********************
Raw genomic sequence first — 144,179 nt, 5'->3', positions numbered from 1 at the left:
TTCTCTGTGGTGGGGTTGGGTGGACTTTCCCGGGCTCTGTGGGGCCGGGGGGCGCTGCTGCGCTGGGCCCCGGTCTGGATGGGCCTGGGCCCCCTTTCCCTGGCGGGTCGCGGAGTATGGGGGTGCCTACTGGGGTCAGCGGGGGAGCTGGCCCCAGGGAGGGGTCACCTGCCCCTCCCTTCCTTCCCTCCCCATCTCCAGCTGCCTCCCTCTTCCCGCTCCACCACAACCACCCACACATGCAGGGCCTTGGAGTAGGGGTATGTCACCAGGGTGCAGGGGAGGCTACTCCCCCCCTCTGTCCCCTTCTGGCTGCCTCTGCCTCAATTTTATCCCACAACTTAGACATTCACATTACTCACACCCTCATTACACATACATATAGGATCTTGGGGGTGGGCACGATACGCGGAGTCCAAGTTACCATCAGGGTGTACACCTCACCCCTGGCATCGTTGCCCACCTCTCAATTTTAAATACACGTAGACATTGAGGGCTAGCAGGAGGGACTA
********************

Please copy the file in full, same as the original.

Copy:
Raw genomic sequence first — 144,179 nt, 5'->3', positions numbered from 1 at the left:
TTCTCTGTGGTGGGGTTGGGTGGACTTTCCCGGGCTCTGTGGGGCCGGGGGGCGCTGCTGCGCTGGGCCCCGGTCTGGATGGGCCTGGGCCCCCTTTCCCTGGCGGGTCGCGGAGTATGGGGGTGCCTACTGGGGTCAGCGGGGGAGCTGGCCCCAGGGAGGGGTCACCTGCCCCTCCCTTCCTTCCCTCCCCATCTCCAGCTGCCTCCCTCTTCCCGCTCCACCACAACCACCCACACATGCAGGGCCTTGGAGTAGGGGTATGTCACCAGGGTGCAGGGGAGGCTACTCCCCCCCTCTGTCCCCTTCTGGCTGCCTCTGCCTCAATTTTATCCCACAACTTAGACATTCACATTACTCACACCCTCATTACACATACATATAGGATCTTGGGGGTGGGCACGATACGCGGAGTCCAAGTTACCATCAGGGTGTACACCTCACCCCTGGCATCGTTGCCCACCTCTCAATTTTAAATACACGTAGACATTGAGGGCTAGCAGGAGGGACTA